There may be many more or less complicated rules on copyright which differ from country to country, but a little common sense will take you a long way.
The Federation of European Professional Photographers, the FEP, intends to adopt, on a European scale, an initiative of BURAFO’ (the Dutch society for the protection of photographers copyright) to take the mystery and complexity out of copyright, to make it simple and even understandable. So, at the next general meeting, the FEP will propose that its member associations adopt and recommend the so called 10 commandments on copyright on photographs.
“Copyright is about respecting the work of others and enjoying photography in a way that can make us all pleased and ensures the creator can and will keep creating”, says FEP President Neil Warner.
“Many photographers and other creators alike, spend a very long time perfecting their skills in order to make the best possible work for their clients and for users in general. Copyright is there to ensure the creators can generate revenue and hence keep creating”, FEP CEO Giuseppe Scozzi adds, “just like others from their work”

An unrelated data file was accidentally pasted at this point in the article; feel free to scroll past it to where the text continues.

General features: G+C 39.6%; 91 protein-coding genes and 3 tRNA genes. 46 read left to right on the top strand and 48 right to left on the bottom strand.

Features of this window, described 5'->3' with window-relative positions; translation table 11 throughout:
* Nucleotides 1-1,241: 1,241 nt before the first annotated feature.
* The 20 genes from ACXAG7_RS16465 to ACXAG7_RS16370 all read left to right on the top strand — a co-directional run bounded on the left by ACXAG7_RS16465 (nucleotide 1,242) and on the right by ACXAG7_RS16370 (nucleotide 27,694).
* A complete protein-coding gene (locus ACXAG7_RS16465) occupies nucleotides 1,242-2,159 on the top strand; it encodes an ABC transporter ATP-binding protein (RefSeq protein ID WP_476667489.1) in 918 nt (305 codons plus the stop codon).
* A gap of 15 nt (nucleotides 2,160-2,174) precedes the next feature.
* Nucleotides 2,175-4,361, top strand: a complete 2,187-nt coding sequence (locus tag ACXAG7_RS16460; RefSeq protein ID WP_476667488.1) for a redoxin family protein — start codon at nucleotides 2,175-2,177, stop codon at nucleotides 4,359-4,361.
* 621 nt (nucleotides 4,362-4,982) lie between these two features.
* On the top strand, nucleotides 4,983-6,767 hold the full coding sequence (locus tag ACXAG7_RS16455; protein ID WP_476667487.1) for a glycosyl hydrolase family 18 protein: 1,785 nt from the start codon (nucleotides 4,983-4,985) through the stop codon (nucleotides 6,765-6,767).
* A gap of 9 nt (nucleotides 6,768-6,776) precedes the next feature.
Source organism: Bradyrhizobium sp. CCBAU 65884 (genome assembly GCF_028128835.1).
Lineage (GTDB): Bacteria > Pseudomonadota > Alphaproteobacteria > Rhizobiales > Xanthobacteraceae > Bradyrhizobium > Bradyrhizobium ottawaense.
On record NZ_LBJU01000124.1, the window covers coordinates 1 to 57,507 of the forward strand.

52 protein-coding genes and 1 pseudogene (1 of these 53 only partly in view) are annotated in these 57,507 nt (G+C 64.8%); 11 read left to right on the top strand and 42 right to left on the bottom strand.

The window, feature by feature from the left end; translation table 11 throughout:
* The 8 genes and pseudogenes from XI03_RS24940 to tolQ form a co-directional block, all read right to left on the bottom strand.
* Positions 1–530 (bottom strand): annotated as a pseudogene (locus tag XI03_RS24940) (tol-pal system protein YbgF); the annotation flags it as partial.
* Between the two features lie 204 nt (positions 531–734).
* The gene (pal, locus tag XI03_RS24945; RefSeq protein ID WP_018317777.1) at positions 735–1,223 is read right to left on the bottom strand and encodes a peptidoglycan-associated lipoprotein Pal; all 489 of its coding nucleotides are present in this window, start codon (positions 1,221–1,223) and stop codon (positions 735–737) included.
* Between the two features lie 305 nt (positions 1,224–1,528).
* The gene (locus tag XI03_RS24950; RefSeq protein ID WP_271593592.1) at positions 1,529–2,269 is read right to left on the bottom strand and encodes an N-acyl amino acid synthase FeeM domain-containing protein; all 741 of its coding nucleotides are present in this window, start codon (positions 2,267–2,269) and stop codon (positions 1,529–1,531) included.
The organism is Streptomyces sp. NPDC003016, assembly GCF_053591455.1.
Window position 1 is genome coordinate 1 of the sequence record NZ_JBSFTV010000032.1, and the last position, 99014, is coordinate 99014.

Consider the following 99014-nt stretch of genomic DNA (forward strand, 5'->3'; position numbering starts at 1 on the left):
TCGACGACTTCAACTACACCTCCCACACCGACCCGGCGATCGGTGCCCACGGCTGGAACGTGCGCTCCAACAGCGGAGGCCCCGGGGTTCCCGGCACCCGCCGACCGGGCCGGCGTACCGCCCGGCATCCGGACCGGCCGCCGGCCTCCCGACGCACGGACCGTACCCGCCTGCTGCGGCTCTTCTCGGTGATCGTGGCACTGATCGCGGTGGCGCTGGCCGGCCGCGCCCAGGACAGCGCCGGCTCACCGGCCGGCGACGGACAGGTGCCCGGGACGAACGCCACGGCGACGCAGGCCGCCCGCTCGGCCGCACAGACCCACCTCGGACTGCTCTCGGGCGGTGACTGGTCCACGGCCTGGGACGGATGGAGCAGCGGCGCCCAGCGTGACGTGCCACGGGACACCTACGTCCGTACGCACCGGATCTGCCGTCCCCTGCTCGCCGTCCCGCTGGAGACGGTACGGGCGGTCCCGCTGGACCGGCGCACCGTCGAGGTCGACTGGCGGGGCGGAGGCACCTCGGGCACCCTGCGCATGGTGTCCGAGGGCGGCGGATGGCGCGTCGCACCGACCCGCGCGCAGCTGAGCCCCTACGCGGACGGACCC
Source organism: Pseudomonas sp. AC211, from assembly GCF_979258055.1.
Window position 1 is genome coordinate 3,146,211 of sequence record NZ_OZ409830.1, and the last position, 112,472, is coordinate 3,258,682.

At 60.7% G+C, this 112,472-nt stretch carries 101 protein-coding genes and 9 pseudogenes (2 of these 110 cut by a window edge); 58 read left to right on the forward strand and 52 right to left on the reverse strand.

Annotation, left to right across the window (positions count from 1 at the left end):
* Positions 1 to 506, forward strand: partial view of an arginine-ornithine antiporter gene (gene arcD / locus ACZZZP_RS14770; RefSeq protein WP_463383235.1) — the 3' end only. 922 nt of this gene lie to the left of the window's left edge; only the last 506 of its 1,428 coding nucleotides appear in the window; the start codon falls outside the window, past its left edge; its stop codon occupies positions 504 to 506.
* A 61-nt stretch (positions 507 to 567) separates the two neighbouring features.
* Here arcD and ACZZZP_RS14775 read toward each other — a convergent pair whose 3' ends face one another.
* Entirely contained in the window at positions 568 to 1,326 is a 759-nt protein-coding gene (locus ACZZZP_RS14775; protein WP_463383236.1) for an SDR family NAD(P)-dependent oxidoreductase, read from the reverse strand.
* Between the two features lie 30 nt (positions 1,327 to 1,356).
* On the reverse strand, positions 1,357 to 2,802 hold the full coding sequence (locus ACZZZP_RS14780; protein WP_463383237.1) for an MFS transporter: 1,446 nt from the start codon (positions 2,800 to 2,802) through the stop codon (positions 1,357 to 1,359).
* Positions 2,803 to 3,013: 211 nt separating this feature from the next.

The 10 commandments on copyright is a good logical start for respecting both client and creator.
- Respect copyright on photographs.
- Always ask permission from the photographer if you want to use a photograph.
- Do not trust anyone who claims that he can give permission. Only the photographer can give permission for the use of his photographs.
- Make sure that there can be no misunderstanding about the way the photograph is used and the fee agreed.
- Only use a photograph for the agreed purpose.
- Always try to find the photographer of the photograph you wish to use. Do not use a photograph when you do not know who took it.
- Always state the photographer’s name next to his photograph.
- Do not change, crop or cut a photograph without the permission of the photographer.
- Be aware of the rights of third parties. Also, ask their permission before using the photograph.
- Always give the photographer a copy of the publication.
The Federation of European Professional Photographers, the FEP, recommends that photographers use these simple rules to explain copyright to clients.